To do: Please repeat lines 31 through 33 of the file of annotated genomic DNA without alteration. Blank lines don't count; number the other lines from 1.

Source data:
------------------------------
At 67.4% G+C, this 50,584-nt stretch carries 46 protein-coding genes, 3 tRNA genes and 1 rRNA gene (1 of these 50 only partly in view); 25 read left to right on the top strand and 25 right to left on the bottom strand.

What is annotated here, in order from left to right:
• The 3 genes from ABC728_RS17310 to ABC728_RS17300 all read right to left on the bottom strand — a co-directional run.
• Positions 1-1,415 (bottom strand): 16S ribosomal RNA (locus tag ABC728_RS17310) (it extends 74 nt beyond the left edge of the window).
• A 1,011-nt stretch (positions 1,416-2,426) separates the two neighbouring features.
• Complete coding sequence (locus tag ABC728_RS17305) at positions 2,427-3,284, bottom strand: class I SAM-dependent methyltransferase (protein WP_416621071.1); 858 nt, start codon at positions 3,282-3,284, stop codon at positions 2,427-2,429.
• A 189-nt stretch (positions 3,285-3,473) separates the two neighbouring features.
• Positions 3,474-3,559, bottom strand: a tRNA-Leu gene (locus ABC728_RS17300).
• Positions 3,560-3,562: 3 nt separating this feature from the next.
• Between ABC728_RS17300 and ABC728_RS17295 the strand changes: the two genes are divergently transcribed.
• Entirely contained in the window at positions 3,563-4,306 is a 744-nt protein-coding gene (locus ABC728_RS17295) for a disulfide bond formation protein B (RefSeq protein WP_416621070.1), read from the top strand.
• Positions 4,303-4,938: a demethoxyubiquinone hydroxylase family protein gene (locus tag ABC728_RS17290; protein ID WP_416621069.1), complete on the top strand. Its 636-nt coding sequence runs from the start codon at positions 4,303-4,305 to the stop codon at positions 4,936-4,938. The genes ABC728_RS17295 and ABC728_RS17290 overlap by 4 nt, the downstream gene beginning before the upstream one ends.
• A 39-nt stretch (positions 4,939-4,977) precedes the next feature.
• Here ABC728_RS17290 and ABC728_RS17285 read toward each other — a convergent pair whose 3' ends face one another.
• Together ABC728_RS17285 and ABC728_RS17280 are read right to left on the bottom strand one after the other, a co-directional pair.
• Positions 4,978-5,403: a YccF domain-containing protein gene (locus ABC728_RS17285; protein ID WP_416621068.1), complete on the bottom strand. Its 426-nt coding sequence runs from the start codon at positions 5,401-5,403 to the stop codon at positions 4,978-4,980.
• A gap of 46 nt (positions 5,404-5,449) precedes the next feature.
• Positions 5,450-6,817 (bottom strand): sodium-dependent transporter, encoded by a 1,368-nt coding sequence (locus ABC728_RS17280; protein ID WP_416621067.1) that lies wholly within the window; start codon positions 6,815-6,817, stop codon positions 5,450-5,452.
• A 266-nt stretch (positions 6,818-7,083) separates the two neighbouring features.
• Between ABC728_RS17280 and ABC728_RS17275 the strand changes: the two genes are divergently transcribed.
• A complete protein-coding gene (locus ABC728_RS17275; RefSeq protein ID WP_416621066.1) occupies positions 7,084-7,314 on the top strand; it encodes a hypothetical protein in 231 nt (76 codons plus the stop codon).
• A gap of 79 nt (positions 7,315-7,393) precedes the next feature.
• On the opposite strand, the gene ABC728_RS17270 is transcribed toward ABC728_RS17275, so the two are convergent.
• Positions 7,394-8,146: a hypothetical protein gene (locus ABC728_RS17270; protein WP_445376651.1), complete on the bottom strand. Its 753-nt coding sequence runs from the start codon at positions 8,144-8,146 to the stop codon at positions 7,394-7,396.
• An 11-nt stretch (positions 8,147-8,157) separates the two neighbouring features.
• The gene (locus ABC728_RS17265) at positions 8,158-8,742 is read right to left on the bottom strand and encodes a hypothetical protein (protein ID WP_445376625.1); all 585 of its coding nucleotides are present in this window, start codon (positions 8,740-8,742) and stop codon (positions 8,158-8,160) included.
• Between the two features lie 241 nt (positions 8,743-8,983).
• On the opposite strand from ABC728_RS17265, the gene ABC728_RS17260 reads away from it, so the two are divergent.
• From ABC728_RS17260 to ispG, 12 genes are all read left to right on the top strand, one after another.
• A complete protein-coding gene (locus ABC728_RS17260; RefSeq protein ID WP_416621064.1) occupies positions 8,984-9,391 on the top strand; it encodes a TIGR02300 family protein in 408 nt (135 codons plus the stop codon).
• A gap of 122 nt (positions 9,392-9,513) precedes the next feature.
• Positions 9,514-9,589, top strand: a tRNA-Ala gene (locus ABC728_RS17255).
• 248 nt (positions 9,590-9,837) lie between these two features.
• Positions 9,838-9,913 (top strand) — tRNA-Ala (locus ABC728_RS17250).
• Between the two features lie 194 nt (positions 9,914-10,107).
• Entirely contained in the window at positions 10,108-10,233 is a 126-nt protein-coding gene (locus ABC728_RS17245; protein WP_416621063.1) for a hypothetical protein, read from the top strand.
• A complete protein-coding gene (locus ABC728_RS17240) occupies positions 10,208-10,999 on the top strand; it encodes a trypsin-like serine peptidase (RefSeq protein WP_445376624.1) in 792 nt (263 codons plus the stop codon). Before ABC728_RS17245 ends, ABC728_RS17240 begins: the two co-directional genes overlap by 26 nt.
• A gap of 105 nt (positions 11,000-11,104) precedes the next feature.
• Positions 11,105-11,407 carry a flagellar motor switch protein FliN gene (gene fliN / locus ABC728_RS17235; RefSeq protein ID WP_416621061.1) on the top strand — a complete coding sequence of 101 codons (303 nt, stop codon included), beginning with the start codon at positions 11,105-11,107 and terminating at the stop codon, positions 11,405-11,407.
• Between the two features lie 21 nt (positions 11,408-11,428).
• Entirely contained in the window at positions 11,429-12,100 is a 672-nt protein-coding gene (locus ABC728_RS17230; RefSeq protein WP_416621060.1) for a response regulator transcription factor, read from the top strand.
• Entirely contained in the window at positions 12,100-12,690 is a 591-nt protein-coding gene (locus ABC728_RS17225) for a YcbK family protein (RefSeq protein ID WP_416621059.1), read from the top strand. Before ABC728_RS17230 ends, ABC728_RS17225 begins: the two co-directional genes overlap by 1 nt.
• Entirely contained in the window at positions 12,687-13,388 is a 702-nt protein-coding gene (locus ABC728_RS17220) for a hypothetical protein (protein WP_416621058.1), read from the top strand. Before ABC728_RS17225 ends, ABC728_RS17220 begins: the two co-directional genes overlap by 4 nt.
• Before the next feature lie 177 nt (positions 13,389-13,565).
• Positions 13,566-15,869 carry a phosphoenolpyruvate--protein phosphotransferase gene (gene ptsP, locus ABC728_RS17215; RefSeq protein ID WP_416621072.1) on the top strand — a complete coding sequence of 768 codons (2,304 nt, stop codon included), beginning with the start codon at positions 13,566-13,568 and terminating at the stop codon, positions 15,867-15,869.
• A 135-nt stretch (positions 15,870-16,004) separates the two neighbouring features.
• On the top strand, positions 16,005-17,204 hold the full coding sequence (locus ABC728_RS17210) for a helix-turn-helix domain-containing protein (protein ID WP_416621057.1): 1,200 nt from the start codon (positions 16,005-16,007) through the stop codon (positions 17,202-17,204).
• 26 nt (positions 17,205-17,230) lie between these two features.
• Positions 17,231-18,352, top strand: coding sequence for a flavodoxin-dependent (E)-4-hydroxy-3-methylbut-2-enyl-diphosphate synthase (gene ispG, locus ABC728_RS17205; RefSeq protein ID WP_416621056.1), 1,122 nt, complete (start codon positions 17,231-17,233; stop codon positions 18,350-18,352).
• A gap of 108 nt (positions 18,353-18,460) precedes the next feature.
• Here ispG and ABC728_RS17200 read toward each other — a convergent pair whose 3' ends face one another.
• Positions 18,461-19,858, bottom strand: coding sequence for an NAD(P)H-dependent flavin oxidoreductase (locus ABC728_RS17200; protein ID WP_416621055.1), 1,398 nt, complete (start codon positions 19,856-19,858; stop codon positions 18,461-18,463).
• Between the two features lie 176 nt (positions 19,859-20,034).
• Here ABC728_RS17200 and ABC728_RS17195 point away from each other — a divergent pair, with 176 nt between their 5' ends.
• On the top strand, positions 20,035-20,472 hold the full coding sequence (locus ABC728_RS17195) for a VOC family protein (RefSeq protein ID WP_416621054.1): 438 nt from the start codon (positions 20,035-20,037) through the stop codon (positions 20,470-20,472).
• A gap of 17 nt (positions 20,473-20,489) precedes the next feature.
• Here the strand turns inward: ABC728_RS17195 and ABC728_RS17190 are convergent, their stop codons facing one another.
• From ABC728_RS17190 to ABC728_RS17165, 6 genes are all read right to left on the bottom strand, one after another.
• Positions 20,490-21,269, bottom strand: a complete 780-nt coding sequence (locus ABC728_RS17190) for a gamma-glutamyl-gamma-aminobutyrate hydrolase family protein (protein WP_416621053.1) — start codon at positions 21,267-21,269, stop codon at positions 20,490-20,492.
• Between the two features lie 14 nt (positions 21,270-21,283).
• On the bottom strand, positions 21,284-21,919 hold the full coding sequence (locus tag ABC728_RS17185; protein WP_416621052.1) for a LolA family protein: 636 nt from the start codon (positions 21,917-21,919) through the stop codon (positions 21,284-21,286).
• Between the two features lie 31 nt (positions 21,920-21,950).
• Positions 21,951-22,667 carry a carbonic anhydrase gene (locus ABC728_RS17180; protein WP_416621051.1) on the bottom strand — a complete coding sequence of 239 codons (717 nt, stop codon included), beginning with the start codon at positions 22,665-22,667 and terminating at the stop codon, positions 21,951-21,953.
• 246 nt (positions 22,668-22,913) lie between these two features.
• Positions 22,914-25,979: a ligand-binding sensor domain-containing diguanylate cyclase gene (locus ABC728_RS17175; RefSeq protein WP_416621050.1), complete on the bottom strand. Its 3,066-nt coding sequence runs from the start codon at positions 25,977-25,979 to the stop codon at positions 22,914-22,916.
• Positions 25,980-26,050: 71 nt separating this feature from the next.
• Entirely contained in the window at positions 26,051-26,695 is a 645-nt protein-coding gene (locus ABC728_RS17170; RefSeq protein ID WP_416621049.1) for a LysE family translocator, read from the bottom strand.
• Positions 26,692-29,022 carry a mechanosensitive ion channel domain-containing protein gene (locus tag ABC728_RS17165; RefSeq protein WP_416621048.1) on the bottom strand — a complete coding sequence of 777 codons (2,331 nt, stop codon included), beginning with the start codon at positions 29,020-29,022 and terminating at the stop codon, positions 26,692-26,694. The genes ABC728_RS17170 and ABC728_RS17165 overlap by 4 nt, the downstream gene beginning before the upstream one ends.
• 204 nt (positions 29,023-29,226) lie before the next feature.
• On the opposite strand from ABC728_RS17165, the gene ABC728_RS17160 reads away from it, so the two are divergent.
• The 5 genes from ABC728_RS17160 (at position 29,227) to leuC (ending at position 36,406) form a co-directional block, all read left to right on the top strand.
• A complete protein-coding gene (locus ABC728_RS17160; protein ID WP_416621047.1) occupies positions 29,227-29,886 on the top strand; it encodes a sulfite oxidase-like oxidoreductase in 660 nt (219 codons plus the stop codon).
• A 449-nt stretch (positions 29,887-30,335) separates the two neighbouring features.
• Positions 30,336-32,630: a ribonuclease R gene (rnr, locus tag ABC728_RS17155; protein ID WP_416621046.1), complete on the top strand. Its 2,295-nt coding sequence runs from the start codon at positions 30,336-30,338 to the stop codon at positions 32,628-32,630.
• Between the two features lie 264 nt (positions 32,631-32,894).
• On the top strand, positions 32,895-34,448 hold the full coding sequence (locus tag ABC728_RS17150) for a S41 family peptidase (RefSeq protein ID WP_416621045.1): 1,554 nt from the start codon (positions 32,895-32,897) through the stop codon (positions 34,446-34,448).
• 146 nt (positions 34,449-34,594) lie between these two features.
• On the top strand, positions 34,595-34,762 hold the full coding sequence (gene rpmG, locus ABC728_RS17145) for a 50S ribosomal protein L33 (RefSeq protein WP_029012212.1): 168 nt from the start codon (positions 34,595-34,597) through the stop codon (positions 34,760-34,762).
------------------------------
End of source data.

• A gap of 122 nt (positions 9,392-9,513) precedes the next feature.
• Positions 9,514-9,589, top strand: a tRNA-Ala gene (locus ABC728_RS17255).
• 248 nt (positions 9,590-9,837) lie between these two features.